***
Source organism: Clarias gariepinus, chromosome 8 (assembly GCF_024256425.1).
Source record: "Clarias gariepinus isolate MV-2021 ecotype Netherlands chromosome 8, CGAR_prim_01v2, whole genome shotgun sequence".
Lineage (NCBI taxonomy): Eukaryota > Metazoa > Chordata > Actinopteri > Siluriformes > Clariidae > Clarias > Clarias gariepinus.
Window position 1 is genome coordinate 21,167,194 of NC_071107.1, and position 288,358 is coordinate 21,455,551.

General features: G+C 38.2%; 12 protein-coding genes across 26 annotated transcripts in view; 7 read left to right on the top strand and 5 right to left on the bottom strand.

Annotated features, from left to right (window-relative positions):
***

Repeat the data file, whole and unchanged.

Source organism: Clarias gariepinus, chromosome 8 (assembly GCF_024256425.1).
Source record: "Clarias gariepinus isolate MV-2021 ecotype Netherlands chromosome 8, CGAR_prim_01v2, whole genome shotgun sequence".
Lineage (NCBI taxonomy): Eukaryota > Metazoa > Chordata > Actinopteri > Siluriformes > Clariidae > Clarias > Clarias gariepinus.
Window position 1 is genome coordinate 21,167,194 of NC_071107.1, and position 288,358 is coordinate 21,455,551.

General features: G+C 38.2%; 12 protein-coding genes across 26 annotated transcripts in view; 7 read left to right on the top strand and 5 right to left on the bottom strand.

Annotated features, from left to right (window-relative positions):